The Washington state ferry captain lost situational awareness before the hard landing, an investigation has found

The captain of a Washington State Ferry lost situational awareness before encountering a pod of dolphins offshore on arrival at a terminal in southwest Seattle internal investigation has revealed.

The MV Kathlamet collided with the South Dolphin at approximately 081347 on 28 July 2022 while on a scheduled voyage between Vashon Island Ferry Terminal and Fauntleroy Ferry Terminal.

At the time of the Alliance, Captain of the Watch Fauntleroy/Vashon Southworth (FVS) was navigating F Kathlamet. The ship was operated in accordance with USCG requirements with a full deck and engine crew. On board were an additional captain, a mate and several seamen from the FVS-H watch.

Photo courtesy US Coast Guard

Despite clear weather and negligible wind at low tide, the MV Kathlamet did not slow down as it approached Fauntleroy Dock. The watch captain of the FVS H took control of the ship shortly after the collision and docked it at the Fauntleroy Ferry Terminal. All crew members evaluated the passengers and each other before beginning passenger offloading. A passenger suffered minor injuries and a vehicle was damaged and could not be immediately removed from the ship.

An investigation by the US Coast Guard/National Transportation Safety Board and the WSF found that all machinery and control systems were functioning as designed. Mandatory drug and alcohol tests conducted 2 1/2 hours after the collision showed no drug or alcohol use.

Damage to the Cathlamet ferry. Photo courtesy of Timothy Couch/Twitter

The WSF investigation focused on several areas including whether the captain was in the wheelhouse at the time of the incident and whether a mechanical malfunction contributed. The investigation found that the captain was present and at the helm of the ship at the time of the incident and mechanical problems were ruled out as the cause.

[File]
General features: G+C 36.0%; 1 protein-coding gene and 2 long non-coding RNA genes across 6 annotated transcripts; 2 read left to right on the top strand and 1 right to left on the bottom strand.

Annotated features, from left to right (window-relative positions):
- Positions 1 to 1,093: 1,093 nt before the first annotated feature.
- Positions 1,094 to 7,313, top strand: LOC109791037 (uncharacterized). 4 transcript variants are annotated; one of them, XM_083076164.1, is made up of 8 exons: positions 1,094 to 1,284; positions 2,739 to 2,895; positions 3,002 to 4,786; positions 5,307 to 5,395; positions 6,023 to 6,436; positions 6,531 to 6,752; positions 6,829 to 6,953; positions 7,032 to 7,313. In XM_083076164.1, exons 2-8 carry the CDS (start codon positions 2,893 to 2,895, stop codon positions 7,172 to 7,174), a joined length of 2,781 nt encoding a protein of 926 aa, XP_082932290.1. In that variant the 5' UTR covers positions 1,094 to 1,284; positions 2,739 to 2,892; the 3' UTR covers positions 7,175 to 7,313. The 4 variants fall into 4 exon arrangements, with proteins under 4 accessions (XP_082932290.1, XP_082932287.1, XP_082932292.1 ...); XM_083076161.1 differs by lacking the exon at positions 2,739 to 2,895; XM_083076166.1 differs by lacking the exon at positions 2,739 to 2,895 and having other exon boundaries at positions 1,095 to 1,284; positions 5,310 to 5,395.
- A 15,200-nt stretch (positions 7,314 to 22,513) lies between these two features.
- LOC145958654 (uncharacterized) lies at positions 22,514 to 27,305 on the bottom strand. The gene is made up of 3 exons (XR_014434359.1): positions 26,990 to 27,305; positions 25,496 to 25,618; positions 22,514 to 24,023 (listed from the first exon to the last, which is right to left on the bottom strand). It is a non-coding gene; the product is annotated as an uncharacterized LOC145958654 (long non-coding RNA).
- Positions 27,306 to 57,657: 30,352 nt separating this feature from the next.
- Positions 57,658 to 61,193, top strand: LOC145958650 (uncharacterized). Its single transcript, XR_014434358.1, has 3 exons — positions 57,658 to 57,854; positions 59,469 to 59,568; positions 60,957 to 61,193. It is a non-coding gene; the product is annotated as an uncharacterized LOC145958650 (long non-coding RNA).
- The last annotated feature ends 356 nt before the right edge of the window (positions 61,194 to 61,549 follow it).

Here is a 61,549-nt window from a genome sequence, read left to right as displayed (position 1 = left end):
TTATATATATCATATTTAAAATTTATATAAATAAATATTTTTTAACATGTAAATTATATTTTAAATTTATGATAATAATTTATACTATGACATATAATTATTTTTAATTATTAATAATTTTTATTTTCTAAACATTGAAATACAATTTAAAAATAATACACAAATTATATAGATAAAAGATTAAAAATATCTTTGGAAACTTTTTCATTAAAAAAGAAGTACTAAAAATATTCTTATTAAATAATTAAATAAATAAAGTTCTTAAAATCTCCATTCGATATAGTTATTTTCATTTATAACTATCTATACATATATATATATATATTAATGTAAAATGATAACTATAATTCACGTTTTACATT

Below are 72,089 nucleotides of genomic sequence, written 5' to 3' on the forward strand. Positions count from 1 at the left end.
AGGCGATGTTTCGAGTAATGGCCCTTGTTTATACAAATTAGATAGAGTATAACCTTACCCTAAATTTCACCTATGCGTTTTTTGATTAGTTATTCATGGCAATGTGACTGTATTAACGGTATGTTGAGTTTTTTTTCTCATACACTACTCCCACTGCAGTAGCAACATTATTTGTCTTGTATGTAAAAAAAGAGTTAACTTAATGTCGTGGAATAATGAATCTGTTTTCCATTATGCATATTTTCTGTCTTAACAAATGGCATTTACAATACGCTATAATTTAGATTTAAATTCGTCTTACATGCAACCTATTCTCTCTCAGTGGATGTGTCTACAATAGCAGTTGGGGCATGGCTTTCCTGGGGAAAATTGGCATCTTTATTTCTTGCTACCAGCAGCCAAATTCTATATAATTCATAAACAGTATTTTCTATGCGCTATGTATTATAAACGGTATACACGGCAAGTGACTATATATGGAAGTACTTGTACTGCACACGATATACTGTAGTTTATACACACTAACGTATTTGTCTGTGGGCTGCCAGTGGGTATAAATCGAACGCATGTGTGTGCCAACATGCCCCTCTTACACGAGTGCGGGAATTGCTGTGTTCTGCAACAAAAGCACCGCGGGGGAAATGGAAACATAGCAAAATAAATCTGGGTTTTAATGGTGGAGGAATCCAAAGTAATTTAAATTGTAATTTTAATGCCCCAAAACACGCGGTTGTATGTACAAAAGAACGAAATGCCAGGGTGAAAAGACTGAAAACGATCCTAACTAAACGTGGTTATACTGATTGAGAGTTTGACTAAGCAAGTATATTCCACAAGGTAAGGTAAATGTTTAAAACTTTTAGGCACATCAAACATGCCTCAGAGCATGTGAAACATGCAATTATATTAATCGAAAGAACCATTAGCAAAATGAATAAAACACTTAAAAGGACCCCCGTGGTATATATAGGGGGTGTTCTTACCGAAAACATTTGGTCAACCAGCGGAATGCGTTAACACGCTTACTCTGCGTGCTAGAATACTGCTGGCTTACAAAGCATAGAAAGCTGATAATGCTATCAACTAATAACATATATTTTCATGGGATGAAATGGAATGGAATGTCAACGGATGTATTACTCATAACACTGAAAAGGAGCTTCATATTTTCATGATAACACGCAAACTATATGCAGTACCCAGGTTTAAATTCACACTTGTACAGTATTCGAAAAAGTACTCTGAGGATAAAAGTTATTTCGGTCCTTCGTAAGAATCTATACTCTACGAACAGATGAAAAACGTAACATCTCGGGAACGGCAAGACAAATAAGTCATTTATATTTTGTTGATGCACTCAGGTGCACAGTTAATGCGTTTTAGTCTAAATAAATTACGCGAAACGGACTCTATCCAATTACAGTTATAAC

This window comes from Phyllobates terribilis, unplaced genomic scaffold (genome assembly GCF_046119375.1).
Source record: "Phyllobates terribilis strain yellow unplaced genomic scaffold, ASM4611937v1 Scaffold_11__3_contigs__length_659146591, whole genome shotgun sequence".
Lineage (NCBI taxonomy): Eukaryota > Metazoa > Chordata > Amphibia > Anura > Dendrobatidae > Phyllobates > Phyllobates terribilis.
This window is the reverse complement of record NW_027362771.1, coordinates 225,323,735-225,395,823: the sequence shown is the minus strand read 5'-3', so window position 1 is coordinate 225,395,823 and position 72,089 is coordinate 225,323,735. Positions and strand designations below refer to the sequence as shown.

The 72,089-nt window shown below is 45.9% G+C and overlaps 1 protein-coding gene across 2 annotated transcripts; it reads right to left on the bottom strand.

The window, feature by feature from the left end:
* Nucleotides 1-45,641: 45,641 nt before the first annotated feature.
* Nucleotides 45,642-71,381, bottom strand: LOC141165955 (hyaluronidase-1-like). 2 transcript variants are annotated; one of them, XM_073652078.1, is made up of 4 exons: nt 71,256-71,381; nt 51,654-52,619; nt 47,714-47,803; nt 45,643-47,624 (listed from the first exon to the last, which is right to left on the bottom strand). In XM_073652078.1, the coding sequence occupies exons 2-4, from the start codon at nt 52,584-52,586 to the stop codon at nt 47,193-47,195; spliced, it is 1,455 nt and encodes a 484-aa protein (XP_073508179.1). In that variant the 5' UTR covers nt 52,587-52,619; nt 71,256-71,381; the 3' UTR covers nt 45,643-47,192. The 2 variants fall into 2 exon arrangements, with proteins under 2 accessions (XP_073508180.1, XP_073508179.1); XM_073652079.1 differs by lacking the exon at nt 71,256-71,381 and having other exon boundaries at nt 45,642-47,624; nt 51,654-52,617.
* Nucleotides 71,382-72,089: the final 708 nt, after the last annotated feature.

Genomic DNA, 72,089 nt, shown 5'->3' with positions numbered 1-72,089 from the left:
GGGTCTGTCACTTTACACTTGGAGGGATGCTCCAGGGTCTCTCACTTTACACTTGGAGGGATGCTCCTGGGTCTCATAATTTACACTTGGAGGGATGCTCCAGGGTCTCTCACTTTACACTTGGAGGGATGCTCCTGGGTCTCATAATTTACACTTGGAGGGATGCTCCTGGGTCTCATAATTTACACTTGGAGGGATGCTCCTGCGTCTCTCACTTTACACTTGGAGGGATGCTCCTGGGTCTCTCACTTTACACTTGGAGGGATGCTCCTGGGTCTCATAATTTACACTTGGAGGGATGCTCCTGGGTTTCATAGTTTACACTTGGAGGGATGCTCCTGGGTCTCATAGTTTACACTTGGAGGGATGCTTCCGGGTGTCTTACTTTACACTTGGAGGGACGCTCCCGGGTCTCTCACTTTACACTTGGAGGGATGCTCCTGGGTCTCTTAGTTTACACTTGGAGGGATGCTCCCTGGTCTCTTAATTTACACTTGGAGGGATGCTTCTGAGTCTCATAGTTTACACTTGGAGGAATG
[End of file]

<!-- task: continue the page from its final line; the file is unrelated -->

Statements and recommendations were made based on the results of the investigation. It was recommended that the WSF training standards for deck officers be reinstated to conform to internationally recognized standards for ship bridge watchkeeping. Bridge Resource Management (BRM) has been identified as an essential part of this training which reinforces the roles, responsibilities and rights each member of the Navigational Watch has towards themselves and their Shipmates.

It was also recommended that Voyage Data Recorders (VDR) be installed on all ships to eliminate confusion as to what happened during emergencies. With a robust VDR system, every incident has conclusive information about what was said by whom, what the facility was doing at the time, what navigation commands were given and when.

The report concluded that the captain lost situational awareness upon landing the ship and his loss of situational awareness was the primary cause of the incident. The reasons for this loss of situational awareness are unknown and a matter of speculation, as drug and alcohol tests came back negative and the captain refused to answer questions during the investigation. It was recommended that operations management strengthen the WSF BRM policy after its implementation and appropriately monitor and report work performance issues on assigned vessels.

Separate investigations by the Coast Guard and the National Transportation Safety Board are ongoing.

The internal investigation report can found here.

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